MARK WEISS in Jerusalem
BETHLEHEM’S MAYOR has urged Israel to allow hundreds of international activists, expected to arrive this weekend as part of the Welcome to Palestine solidarity campaign, to travel freely to the West Bank.
Israel views the fly-in as a “provocation” and has vowed to arrest known activists who land at Ben Gurion international airport. However, Bethlehem mayor Victor Batarseh has called on Israel not to “humiliate” the foreign visitors.
“We demand our international friends have access to Bethlehem,” he said. “It is our right to welcome visitors.”
Israel believes up to 1,000 activists will try to reach the West Bank, which is occupied by Israel, on flights from Europe, North America, Australia and New Zealand. Israeli officials have contacted airlines with lists of activists in the hopes that they will not be allowed to board flights to Ben Gurion. Known pro-Palestinians who land in Israel will be held at the airport in a special detention facility and deported home.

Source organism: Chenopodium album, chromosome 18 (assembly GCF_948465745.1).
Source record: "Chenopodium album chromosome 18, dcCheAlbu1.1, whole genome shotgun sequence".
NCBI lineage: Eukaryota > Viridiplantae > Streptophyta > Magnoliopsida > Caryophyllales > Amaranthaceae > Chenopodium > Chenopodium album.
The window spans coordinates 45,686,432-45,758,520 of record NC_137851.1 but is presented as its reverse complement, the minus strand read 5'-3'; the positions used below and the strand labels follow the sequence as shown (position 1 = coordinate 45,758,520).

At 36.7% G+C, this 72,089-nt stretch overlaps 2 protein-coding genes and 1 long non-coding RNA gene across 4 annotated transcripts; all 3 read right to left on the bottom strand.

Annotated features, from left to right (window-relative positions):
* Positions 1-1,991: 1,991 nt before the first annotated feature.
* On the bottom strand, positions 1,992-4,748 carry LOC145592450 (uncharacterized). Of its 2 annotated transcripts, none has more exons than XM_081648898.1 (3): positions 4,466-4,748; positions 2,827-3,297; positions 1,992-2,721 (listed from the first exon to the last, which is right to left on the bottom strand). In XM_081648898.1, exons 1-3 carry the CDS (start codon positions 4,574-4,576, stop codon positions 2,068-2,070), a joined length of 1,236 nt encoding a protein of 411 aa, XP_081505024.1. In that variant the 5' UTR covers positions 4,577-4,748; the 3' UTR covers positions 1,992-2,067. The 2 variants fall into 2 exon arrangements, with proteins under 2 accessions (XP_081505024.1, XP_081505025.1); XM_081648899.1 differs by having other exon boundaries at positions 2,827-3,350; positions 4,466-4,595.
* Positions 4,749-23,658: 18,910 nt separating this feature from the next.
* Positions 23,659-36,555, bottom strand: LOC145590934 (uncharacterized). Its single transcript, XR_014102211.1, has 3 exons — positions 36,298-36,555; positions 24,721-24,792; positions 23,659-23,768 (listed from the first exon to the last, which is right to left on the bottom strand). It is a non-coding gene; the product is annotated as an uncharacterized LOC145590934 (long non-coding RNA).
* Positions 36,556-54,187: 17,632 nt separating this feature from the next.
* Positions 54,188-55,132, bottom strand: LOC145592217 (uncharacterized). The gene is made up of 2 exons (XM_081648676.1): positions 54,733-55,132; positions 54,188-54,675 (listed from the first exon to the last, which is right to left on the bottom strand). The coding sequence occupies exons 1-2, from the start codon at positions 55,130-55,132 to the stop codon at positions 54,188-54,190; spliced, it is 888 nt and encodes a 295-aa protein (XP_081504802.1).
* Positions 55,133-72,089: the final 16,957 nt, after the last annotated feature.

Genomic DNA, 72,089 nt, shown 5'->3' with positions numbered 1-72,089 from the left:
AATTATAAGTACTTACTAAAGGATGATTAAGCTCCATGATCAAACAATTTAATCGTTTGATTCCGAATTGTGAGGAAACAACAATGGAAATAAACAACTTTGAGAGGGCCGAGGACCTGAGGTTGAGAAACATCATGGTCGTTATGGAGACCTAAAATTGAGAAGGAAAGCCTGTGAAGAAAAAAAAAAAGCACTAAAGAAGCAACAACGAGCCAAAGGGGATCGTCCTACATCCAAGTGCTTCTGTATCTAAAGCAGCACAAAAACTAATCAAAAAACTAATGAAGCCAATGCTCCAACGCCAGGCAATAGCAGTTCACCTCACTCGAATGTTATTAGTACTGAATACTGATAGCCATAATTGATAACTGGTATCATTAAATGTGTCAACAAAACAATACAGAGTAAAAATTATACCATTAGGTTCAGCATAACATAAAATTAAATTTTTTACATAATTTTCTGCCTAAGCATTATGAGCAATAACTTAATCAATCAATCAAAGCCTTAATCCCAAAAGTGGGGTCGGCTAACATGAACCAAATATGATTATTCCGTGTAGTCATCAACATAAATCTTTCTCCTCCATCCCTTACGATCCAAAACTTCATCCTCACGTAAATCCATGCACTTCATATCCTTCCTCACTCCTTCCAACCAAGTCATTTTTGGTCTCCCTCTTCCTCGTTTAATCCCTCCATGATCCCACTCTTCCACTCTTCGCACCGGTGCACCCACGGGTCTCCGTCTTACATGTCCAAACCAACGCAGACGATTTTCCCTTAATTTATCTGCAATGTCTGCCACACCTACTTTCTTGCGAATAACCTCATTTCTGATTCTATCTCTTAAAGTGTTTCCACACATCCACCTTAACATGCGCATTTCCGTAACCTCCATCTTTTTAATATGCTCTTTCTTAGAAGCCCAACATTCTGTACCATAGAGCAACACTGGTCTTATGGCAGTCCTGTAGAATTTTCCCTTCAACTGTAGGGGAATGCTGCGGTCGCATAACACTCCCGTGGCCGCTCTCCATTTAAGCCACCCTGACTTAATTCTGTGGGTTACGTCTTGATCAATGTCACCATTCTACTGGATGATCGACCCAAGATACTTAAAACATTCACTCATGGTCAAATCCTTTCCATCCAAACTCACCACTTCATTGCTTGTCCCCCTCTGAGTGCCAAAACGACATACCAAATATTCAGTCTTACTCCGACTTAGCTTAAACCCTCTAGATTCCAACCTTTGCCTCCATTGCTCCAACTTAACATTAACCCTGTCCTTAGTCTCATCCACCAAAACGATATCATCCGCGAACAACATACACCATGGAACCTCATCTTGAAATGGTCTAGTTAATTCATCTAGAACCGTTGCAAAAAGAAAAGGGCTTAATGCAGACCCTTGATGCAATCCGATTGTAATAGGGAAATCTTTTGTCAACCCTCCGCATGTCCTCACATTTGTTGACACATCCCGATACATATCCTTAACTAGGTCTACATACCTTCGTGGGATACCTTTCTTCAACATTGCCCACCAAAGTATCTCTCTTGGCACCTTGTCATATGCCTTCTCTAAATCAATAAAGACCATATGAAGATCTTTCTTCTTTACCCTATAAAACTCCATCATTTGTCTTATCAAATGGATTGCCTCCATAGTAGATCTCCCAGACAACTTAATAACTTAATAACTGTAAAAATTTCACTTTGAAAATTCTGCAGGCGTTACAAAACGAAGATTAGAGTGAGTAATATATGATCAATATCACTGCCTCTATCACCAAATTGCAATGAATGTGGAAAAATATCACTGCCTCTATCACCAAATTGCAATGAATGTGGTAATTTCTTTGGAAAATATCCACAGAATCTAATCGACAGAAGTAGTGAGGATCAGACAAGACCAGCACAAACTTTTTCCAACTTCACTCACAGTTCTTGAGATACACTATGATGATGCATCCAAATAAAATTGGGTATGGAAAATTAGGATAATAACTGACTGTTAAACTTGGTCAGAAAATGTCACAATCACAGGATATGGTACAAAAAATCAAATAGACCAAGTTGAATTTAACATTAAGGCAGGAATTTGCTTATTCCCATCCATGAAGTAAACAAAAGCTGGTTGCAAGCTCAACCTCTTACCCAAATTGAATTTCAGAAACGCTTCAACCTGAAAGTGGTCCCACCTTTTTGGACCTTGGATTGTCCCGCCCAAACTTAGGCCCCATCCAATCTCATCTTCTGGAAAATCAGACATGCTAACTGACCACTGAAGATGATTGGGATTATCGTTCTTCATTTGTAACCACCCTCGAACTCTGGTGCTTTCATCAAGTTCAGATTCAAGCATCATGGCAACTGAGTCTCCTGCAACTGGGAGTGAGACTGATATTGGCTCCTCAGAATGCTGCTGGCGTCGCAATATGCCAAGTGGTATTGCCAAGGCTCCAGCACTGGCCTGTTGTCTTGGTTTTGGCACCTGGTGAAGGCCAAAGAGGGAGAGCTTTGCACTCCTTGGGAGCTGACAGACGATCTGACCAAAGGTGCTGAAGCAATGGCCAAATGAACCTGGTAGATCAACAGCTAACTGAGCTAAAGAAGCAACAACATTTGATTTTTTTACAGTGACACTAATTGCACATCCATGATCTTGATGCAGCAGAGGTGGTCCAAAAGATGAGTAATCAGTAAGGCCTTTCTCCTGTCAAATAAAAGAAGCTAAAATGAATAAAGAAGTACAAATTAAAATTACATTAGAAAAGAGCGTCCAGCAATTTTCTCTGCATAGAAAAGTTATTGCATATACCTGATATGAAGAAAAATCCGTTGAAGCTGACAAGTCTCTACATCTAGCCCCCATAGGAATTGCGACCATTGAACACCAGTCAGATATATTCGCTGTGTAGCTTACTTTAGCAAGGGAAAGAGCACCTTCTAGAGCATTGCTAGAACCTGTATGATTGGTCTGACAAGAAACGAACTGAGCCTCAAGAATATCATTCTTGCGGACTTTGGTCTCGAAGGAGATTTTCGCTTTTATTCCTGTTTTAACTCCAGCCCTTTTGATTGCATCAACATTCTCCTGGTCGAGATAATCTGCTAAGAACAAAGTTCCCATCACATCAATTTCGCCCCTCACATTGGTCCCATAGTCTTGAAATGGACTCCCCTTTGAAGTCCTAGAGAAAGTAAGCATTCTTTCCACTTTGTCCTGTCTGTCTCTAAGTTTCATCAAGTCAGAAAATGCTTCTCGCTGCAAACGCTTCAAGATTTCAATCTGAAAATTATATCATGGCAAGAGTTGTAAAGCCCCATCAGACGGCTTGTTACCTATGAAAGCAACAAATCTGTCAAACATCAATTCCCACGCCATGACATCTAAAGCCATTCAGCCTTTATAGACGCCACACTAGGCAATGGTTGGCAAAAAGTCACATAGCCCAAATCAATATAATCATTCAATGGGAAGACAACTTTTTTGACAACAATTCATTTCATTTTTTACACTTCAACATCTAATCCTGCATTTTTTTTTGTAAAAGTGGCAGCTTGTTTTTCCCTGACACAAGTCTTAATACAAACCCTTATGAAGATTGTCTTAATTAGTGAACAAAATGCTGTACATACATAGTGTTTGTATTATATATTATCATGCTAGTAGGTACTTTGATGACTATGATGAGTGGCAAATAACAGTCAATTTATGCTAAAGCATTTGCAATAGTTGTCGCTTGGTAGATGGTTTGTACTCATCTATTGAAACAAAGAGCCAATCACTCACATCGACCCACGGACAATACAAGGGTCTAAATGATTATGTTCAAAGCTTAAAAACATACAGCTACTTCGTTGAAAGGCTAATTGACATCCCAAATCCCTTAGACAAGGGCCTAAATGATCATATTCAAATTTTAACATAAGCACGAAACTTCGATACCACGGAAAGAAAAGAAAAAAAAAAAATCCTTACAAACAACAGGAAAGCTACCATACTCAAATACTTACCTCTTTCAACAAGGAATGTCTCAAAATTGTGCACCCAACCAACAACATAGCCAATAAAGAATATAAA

Some 650 police, mainly plain-clothed and unarmed, will be deployed at the airport in an operation dubbed Safe Sphere Two.
Police are also on alert to prevent radical Israeli sympathisers or right-wing protesters from creating disturbances at the airport.
Organisers say there is no plan to protest at the airport. Activists have been instructed to tell Israeli officials the purpose of their trip is “to visit Palestine”, which can only be accessed via Ben Gurion airport or the Israeli-controlled Allenby land crossing between the West Bank and Jordan.
Palestinian organisations have arranged a week-long programme for activists who manage to avoid the Israeli security clampdown, including a stone-setting ceremony for a Bethlehem school and day trips to West Bank sites.